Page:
“No weapon formed against me shall prosper." Those were the words that have gotten Lance Corporal Monifa Sterling court-martialed and discharged from the U.S. Marine Corps. Sterling was found guilty of bad conduct charges for refusing to remove a piece of paper with the bible passage from her desk at work.
According to FOX News, Sterling’s guilty charges include failing to go to her appointed place of duty, disrespect toward a superior commissioned officer, and four counts of disobeying the lawful order of a noncommissioned officer. The verdict was rendered in February 2014, at Camp Lejune in North Carolina. She was demoted to private and given a bad conduct discharge for the criminal conviction.
An appellate court ruled that the decision, in fact, does not violate the Religious Freedom Restoration Act and that "It is not hard to imagine the divisive impact to good order and discipline that may result when a service member is compelled to work at a government desk festooned with religious quotations.”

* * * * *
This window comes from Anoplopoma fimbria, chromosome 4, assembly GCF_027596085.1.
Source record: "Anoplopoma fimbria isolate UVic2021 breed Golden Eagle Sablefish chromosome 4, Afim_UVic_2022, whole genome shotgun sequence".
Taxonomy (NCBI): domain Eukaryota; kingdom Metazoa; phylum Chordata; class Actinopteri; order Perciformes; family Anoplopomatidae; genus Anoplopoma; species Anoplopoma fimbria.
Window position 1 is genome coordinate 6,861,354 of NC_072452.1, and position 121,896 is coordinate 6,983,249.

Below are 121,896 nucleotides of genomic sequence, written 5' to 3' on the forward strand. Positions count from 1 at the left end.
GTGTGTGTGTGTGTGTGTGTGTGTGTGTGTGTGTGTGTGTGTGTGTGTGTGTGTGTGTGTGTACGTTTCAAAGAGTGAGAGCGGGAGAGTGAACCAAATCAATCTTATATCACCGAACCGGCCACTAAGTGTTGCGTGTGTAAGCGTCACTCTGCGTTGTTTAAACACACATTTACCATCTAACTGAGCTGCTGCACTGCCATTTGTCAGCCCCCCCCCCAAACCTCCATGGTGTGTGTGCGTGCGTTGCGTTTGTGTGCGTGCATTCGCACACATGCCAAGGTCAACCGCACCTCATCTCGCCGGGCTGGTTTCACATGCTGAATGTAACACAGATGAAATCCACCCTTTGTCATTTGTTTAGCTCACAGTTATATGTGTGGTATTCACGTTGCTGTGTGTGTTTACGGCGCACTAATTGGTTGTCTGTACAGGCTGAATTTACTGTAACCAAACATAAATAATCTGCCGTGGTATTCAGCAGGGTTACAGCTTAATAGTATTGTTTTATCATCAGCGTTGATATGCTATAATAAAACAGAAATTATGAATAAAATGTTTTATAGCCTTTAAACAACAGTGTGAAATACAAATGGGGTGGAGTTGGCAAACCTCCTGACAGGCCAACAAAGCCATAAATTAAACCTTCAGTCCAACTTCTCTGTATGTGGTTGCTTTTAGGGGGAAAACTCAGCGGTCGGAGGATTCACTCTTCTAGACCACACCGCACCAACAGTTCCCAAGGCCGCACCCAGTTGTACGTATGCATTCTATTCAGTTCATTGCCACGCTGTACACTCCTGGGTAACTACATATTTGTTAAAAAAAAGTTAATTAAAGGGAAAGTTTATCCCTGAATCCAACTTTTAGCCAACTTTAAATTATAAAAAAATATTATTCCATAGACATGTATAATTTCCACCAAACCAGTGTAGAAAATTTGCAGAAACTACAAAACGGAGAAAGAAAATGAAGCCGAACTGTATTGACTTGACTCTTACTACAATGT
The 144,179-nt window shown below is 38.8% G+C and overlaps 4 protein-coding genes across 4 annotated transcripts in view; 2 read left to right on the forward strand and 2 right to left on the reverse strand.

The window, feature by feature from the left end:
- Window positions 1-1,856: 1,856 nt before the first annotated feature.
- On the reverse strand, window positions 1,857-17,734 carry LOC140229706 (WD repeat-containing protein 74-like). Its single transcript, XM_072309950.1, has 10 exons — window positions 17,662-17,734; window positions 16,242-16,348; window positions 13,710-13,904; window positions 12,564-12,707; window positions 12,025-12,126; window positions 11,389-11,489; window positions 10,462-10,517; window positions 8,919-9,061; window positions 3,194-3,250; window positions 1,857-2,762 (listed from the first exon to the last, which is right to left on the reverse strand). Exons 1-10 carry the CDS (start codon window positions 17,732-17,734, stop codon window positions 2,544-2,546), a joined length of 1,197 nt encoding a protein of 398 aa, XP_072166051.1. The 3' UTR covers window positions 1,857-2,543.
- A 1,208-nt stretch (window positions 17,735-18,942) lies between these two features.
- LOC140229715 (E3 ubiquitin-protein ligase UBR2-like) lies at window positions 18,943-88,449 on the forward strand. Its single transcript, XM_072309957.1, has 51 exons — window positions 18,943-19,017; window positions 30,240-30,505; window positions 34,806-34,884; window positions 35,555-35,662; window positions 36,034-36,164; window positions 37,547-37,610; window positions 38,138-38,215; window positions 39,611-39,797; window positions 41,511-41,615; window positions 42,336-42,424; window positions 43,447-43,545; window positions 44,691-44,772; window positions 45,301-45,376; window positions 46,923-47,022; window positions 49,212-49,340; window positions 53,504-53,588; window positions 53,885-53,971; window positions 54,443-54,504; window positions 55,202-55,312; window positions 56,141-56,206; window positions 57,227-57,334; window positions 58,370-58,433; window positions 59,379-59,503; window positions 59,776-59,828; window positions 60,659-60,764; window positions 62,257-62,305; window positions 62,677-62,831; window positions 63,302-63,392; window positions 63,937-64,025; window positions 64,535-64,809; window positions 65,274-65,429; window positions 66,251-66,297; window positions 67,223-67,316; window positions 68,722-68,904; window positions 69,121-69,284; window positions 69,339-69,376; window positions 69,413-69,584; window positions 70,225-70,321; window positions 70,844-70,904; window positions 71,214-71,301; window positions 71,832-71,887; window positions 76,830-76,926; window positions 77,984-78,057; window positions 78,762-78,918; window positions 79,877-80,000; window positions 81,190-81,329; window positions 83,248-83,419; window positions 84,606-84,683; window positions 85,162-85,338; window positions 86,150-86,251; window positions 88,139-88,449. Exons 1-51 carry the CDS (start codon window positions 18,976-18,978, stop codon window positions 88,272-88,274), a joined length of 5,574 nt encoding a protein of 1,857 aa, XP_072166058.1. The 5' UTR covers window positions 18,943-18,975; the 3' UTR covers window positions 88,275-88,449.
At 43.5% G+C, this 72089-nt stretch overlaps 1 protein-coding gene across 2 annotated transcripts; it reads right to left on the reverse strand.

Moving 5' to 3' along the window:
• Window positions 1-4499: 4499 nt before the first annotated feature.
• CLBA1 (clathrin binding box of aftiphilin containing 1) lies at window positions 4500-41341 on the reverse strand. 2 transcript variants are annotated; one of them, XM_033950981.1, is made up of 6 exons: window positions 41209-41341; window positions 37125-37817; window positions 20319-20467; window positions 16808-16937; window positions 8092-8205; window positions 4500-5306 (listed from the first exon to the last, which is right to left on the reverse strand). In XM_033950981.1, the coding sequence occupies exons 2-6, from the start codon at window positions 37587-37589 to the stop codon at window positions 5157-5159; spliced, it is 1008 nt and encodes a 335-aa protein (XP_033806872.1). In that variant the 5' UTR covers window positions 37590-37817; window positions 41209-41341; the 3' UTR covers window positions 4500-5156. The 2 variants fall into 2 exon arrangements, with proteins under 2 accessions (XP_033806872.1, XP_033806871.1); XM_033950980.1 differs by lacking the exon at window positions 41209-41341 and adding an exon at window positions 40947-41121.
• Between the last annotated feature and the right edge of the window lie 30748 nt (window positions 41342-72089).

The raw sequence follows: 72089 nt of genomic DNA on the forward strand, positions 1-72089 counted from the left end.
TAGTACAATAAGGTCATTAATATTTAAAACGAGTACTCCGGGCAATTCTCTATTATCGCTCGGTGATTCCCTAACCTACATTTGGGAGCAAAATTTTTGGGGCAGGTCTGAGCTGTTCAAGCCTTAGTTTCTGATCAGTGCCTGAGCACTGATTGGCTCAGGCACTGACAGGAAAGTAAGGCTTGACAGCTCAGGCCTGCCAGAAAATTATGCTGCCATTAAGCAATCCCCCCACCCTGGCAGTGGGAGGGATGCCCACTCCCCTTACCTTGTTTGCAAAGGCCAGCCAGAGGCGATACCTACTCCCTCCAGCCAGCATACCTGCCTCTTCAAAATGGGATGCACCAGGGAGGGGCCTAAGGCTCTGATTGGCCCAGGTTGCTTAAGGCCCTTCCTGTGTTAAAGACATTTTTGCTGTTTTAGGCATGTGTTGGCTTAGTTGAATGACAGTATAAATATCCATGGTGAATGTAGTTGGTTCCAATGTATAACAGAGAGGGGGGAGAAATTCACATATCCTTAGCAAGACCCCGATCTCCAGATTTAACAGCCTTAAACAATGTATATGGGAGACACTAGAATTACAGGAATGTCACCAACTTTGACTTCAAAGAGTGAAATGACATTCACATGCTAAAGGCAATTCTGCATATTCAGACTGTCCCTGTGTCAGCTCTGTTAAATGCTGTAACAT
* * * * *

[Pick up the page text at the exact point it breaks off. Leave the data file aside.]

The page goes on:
Sterling's current representation believes that the charges and the conviction stem from a larger conflict that was happening her office at that time. Following an incident that included a supervisor throwing the bible passage in the garbage, Sterling was accused of failing to wear an appropriate uniform.
FURTHER APPEALS PENDING
Sterling, who is now unemployed and represented by several experts in the field, has filed an appeal with the U.S. Court of Appeals for the Armed Forces. She and her counsel believe that the court-martial decision does in fact violate the Religious Freedom Restoration Act and has troubling implications for all service members who practice their faith.
"If the government can order a Marine not to display a Bible verse, they could try and order her not to get a religious tattoo, or go to church on Sunday," said Attorney Michael Berry, who now represents Sterling. "Restricting a Marine’s free exercise of religion is blatantly unconstitutional."
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A military attorney performs many of the same duties as his civilian counterpart. The difference is that the attorney works for and with military personnel. Military legal personnel participate in court proceedings in courtrooms on military bases all across the globe.